What the shell? Unexploded artillery found in Raynes Park

A Raynes Park resident was left mortar-fied to discover an unexploded artillery shell in her back garden on Wednesday.

The Metropolitan Police rushed to Dupont Road, Raynes Park, at around 2pm on 30 September after a suspected bomb was unearthed in Charmaine Jacques’ garden.

Jacques had builders digging foundations in her garden, when they called her to explain what they had found.

She said: “I just went: ‘You’re joking!’ You’re just sort of standing there thinking, I know it hasn’t gone off, but what if the action of moving it triggered something?

Jacques has lived at the house on Dupont Road with her partner, Martin Smith, for over 15 years.

The builder, Dean Martin, 45, was digging footings for an extension when his team noticed a metal lump sticking out of the earth about a metre below where he and his colleagues had been standing.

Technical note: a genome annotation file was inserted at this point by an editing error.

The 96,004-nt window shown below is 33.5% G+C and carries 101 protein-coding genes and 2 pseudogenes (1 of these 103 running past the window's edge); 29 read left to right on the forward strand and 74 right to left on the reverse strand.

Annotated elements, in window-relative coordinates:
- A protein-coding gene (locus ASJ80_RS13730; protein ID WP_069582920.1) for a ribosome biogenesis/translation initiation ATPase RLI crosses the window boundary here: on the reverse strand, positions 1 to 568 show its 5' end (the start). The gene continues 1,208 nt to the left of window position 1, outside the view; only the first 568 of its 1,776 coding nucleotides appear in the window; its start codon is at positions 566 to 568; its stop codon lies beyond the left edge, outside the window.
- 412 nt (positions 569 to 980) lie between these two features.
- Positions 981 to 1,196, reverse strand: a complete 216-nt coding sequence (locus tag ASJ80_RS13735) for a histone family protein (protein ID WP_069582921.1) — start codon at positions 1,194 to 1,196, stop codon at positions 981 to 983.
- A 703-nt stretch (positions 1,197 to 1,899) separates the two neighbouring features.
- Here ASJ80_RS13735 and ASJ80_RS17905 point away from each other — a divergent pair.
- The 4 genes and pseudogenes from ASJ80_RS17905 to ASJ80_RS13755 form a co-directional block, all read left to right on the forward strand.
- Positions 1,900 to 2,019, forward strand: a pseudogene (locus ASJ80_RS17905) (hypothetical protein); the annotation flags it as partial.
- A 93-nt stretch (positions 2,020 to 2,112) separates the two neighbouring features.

SHOCK: The site where the bomb was found

He said: “We didn’t think much of it to be fair, and I was standing on it! Standing on the bomb. It’s not funny at all. It was covered in so much debris, and I noticed the copper tip on it, and I thought: wow.

“I picked it up and knew it was a bomb. The police said later ‘what were you doing!?’, but I dunno, it just came natural.

“We put it out the way towards the back of the garden and called the police.

“I was sweating anyway from working but then I was doubled in sweat.”

Ms Jacques added: “I literally came in and started to make myself a cup of tea when the police arrived, within minutes.”

The police cordoned off the area and evacuated residents, before a specialist bomb disposal unit from the Ministry of Defence arrived.

Specialist officers later identified the bomb, which was roughly a foot long, as an unexploded artillery shell and took it away to be made safe and disposed of.

Raynes Park was heavily bombed during World War II, and the newer buildings at the north end of Dupont Road evidence the scale of the damages. 

It is unknown if the unexploded shell was in fact dropped by German planes, as British anti-aircraft artillery is estimated to have killed thousands of Brits when bombs failed to explode in the air. 

The police cordon was removed and residents were allowed back into their homes by around 5pm. 

Neighbour Christa Roberts said: “It’s the most excitement we’ve had in a long time. So much for German efficiency.”

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